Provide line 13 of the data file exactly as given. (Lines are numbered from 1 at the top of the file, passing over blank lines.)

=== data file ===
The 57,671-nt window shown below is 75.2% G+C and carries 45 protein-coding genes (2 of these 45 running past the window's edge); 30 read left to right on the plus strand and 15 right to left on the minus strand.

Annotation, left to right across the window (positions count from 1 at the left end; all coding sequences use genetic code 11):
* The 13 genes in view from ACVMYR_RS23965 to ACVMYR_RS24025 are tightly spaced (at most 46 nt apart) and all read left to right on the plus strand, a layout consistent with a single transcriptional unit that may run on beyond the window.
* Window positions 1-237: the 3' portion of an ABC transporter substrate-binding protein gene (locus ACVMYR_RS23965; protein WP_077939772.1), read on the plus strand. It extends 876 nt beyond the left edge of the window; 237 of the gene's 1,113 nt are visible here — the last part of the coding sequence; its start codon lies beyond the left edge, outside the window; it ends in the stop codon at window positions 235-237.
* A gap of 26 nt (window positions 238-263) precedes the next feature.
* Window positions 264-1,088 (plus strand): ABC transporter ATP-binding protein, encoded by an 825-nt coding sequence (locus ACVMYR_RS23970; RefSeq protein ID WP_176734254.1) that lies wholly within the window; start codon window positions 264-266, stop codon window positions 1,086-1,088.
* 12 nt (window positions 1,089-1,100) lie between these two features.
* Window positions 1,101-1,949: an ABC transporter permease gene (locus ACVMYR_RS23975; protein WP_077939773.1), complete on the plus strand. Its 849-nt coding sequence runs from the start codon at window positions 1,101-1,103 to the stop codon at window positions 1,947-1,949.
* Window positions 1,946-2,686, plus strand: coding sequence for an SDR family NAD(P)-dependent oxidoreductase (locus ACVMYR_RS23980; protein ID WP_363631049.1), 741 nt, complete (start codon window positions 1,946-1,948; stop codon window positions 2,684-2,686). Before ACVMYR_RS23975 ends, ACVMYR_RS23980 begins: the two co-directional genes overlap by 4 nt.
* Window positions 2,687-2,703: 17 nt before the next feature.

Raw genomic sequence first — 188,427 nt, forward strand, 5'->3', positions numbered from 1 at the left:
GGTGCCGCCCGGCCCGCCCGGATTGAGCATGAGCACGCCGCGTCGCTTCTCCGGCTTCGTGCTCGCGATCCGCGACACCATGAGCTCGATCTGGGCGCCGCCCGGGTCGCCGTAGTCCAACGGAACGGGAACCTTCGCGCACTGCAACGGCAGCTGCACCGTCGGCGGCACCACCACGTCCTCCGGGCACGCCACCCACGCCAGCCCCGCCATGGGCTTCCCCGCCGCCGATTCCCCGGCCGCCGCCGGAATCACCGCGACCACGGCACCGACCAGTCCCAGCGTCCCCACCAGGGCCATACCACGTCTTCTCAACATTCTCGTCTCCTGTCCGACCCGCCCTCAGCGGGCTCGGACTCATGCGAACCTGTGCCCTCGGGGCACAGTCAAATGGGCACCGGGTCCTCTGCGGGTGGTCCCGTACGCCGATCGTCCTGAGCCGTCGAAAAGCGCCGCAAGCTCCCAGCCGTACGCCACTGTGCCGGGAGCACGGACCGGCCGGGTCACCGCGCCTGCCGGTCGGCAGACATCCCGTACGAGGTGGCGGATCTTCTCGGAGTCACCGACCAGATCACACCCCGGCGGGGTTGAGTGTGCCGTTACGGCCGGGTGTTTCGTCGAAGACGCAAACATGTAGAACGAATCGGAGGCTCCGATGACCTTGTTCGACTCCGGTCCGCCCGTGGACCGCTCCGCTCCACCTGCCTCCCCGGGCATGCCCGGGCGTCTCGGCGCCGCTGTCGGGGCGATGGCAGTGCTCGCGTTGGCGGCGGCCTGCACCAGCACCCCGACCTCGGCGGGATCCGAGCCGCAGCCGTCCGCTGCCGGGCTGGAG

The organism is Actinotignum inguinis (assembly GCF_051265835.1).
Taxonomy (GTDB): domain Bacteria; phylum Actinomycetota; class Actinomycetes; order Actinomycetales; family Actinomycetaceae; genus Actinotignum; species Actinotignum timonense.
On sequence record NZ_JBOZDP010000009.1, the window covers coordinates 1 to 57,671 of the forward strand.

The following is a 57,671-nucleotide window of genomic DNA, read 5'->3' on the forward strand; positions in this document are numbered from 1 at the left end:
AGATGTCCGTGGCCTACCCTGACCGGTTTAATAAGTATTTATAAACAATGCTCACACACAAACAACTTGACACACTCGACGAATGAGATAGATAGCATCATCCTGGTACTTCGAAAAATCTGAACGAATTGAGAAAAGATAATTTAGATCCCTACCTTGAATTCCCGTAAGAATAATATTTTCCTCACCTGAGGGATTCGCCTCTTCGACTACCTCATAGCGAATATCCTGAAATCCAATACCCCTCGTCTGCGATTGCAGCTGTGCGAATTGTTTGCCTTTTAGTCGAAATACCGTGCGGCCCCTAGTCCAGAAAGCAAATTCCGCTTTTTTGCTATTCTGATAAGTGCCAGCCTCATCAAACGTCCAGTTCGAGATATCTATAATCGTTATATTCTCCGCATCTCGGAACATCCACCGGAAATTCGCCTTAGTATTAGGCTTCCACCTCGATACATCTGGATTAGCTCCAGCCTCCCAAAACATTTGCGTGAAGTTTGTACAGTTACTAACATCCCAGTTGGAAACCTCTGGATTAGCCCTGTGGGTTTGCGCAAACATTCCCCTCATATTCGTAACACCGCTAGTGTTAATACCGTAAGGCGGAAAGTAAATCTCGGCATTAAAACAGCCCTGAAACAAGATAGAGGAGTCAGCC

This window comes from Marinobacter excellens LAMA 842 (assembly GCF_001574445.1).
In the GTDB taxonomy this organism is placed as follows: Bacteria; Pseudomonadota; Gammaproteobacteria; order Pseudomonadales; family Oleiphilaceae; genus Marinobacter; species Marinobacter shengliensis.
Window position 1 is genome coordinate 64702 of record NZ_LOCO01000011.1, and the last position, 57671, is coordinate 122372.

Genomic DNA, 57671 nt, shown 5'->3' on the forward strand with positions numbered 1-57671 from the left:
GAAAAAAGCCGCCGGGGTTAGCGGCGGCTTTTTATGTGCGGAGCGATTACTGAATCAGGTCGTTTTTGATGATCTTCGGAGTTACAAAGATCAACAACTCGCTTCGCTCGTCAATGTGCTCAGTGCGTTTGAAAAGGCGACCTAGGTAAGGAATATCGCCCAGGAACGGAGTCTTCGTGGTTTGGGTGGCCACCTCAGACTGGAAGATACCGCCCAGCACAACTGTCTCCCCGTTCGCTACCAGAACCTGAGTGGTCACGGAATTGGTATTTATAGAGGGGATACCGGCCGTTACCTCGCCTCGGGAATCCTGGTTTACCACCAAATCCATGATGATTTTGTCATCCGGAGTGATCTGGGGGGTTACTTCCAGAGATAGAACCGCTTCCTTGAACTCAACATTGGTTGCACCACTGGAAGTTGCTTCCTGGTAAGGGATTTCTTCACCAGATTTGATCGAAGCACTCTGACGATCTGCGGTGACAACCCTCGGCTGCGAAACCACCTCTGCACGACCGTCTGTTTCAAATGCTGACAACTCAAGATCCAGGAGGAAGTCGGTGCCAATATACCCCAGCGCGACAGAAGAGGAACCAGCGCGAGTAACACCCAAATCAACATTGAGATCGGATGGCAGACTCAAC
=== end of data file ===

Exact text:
The organism is Actinotignum inguinis (assembly GCF_051265835.1).